I am also involved in dealing with the Society’s input to the proposal of Scottish Ministers to abolish the Scottish Conveyancing and Executry Services Board (SCESB). The Council was consulted on this from an early stage, and agreed in principle to the request of Scottish Ministers that the Society should take over the responsibilities of SCESB. I chair a small working party which is working with the Justice Department on detailed issues concerning implementation of the proposal. A meeting is scheduled for 28 November.
On Monday 18th, I am reminded that I agreed to write an article on effective communication with clients. I work on a draft between meetings. Meanwhile, I deal with some correspondence and more e-mails from the would-be trainee. There are also more e-mails and phone calls about SCESB and discussions about Society involvement in a schools project which aims to improve the legal awareness of secondary-school children.
Thursday 21st November. I concentrate on clearing the decks in preparation for the thud of Council papers landing on my desk the next day – they are well over two reams in volume. Delegated powers is a must for Council members’ sanity as well as freeing the Society’s Council to concentrate on policy issues. Some papers I have seen as a committee member; most will be new to me – all will be read before the Council meeting.
The following week, I set two days aside with no Society work. On the Wednesday I am in Edinburgh for a meeting about the schools project, then for a training session on handling Client Relations cases. I stay overnight in Edinburgh, since Thursday is the day of our meeting with the Justice Department about SCESB. The Society team have a briefing in the morning, then we meet with the Civil Servants. One of the most rewarding things about being a Council member is feeling that you can make and are making a difference and helping to improve the law and the legal system in Scotland.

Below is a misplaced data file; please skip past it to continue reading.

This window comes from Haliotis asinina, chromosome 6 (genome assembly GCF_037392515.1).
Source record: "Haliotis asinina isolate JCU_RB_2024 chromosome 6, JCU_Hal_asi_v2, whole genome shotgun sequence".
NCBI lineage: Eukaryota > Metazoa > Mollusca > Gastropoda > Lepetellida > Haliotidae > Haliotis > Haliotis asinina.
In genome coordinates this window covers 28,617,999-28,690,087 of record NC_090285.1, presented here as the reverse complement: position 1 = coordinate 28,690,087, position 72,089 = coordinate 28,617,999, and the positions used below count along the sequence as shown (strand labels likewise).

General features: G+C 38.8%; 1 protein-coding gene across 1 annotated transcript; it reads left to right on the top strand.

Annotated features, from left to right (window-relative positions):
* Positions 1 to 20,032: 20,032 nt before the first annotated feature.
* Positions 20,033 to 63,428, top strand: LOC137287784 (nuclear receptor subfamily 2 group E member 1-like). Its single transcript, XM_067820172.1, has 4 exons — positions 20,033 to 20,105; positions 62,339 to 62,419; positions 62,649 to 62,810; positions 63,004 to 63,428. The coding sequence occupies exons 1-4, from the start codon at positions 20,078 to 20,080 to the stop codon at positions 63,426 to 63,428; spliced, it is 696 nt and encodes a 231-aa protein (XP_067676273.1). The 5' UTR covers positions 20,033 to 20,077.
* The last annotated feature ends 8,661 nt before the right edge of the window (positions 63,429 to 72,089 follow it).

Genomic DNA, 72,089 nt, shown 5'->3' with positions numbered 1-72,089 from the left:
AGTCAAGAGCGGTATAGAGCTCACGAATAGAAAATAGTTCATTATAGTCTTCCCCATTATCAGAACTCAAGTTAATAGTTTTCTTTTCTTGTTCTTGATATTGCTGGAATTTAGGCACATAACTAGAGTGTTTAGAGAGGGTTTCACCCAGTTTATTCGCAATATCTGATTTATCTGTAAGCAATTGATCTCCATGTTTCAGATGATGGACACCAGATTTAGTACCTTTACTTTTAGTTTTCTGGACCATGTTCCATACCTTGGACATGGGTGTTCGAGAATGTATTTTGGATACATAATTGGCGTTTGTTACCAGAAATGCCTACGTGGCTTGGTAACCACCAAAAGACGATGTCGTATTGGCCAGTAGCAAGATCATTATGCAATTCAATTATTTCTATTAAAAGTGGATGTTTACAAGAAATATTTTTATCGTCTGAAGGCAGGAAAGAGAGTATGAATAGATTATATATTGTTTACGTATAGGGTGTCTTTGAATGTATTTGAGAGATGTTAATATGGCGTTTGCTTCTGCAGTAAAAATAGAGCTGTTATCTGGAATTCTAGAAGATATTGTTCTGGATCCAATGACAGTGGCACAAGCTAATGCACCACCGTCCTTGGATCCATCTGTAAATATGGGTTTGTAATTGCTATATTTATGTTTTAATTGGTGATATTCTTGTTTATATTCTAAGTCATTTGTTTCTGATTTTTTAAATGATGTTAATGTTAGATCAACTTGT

Friday 29th. The Council meets from 9:30am until just after 4pm with a half hour break for lunch. A substantial part of the morning is spent discussing the future management of complaints against solicitors and delegated powers, then we get onto the nitty-gritty of various committee recommendations.
Saturday is the last day of the month. Having been away from my desk for three days, I take a look at my in-tray. The papers for next week’s committee meetings are there – the cycle begins again.
Council members have a great deal of reading to do, but this will diminish later this year if ( as seems likely) the Scottish Parliament approves powers for the Council to delegate its functions. The profession can only flourish if it is led by an effective and enthusiastic Council, assisted by an effective Committee system. Most of the Committees contain non-Council solicitors, whose contribution to the work of the Council is of enormous benefit to the profession and offers the individual the same opportunities for self-fulfilment as those enjoyed by the Council members.
I’m glad I put myself forward for this work. I enjoy it enormously and find it stimulating and intellectually satisfying. I would encourage all solicitors to consider whether they can contribute. The number of Council members is limited; we cannot all be members of the Council, but there are plenty of opportunities to contribute through the Committee system, and without waiting for the next election in your constituency.
In this issue
- Consistency needed on defective representation
- Profitability squeezed for sole practitioners
- Effective Council helps profession flourish
- What to expect in a mediation
- Video evidence now a nuisance?
- Pleading for a collegiate profession
- E-mail search warrants in seconds
- Plain speaking
- Seven steps to effective risk management
- Book reviews